If you want a small SUV that is big on the inside but compact on the outside, I’m not sure there is any better option than the Nissan Qashqai.
The new-generation model is smarter than the last, and packages a lot into a small footprint. And, being a dad, I wanted to see how it would cope with family duties.
So this review is more about the usability of the Qashqai than anything else. Can it work for a family of three? Is it easy to park? What tricks has it got up its sleeve that make it a better option than many of its rivals?
I drove in top-spec Ti trim for this test to fill you in.
The 2023 Nissan Qashqai Ti is a $47,390 proposition (plus on-road costs), so to consider this as the “luxury” version of the range is at least justified based on the list price.
The Ti grade is a staggering $8300 more expensive than the Qashqai ST-L, but it does load in a whole lot more equipment and technology for your money.
Even so, you could get any number of larger SUVs with strong standard kit lists for this money – take your pick of a Toyota RAV4, Kia Sportage, Hyundai Tucson, Mitsubishi Outlander or even the Nissan X-Trail, for example. But for those who want a car that isn’t as large or imposing as those, the smaller, easier to park, and impressively-equipped Qashqai Ti could be a great choice.
Mind, the other side of the argument is that you could find yourself in, say, a Cupra Formentor V for not a whole lot more money ($49,990), or maybe even consider an Audi Q2 (from $46,000), or even more compact Peugeot 2008 (from $38,945). Or choose a high-grade rival compact SUV, like a Kia Seltos GT-Line (from $39,300), or Mazda CX-30 G25 (from $38,310).
But – and I’ll explain more as we go along – I reckon the Qashqai might have its rivals beat when it comes to space, utility and spec.
2023 Nissan Qashqai pricing:
- Nissan Qashqai ST: $33,890
- Nissan Qashqai ST+: $37,890
- Nissan Qashqai ST-L: $42,190
- Nissan Qashqai Ti: $47,390
Like I said, this is the plush spec of Qashqai, and it lives up to that on the inside.
The quilted leather trim is definitely on the edge of opulent, and the fact the front seats have a massage function just means that stressed-out parents like me will have a bit of relaxation on the road. I’m not sold on the blue and black interior colour finish, but you might be.
With heated front seats and a heated steering wheel (which is a lovely shape), it’ll be a nice experience for the front-seat riders for winter morning daycare drops, that’s for sure.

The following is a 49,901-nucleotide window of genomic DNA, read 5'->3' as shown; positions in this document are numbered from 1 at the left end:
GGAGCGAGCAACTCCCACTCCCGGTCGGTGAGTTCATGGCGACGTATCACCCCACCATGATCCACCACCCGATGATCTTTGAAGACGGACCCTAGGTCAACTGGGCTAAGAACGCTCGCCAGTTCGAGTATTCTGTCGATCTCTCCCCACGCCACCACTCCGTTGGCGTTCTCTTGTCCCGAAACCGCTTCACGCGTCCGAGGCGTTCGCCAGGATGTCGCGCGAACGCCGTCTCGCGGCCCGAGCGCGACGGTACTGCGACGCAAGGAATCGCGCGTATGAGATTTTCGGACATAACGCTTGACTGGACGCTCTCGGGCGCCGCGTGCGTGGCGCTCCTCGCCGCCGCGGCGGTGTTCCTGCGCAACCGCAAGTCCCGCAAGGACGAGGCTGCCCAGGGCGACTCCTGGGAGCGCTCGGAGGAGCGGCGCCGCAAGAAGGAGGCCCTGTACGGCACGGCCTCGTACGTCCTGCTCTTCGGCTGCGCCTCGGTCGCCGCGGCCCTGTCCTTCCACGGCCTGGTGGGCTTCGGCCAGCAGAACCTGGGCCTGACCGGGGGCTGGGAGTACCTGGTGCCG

And, I liked that the trim inside looks and feels great through the cabin, including a nice soft padded dash-top, soft armrests, and comfortable seats.
The massive 12.3-inch media screen is very crisp and clear, plus it’s fast to respond to touch commands and acts as the display for a fantastic reversing camera with 360-degree view as well.
Family points to Nissan for also making rear AEB standard for the Qashqai – it’s a potentially life-saving bit of technology that will appeal to countless mums and dads out there.
And further to that, the Qashqai Ti gets a semi-autonomous parking system, but it’s not nearly as semi-autonomous as some others. In fact, it only does the steering – you still need to control the brakes, accelerator, and gear selection. At least it displays a great crisp image on screen to see where you want to get to.
The media system also features buttons for fast, succinct control of the key functions of the car – fan, climate, volume, tuning and more.
Unlike the ST-L, the Ti scores a big fully-digital instrument display, which is a bit more techy than the more conventional dial layout in the lower grades. It also scores a head-up display for the info you need at a glance through the windscreen.
For people who really value heaps of in-car storage, the Qashqai could be better. It has cupholders between the front seats, a centre console bin with USB ports and a wireless charger. Interestingly, this Qashqai didn’t have the ill-fitting glovebox issue that the ST-L I drove did.
Right, so I said there would be some family highlights here, and one of them is that the back doors of the Qashqai open to 90 degrees.
That means you can easily load your child (or their seat) into the back row without having to squeeze yourself into a tight space. It has outboard ISOFIX and three top-tether points to secure seats, and the job is made pretty easy because of those wide-opening doors.
If you’ve read much about other new cars, you’ll know that one of the biggest faults with Toyota designs is that their doors don’t open very wide. That means you might need to swing by the personal trainer after you do the daycare drop, as it can be – literally – a bit of a squeeze to get your child in the back if you’re a larger human.
Now, I’m 182 cm/6’0”, and not as skinny as I once was (thanks, dad bod) but the Qashqai’s doors meant I could easily put my daughter (20 months) into her forward-facing child-seat without needing to breathe in to make sure I fit.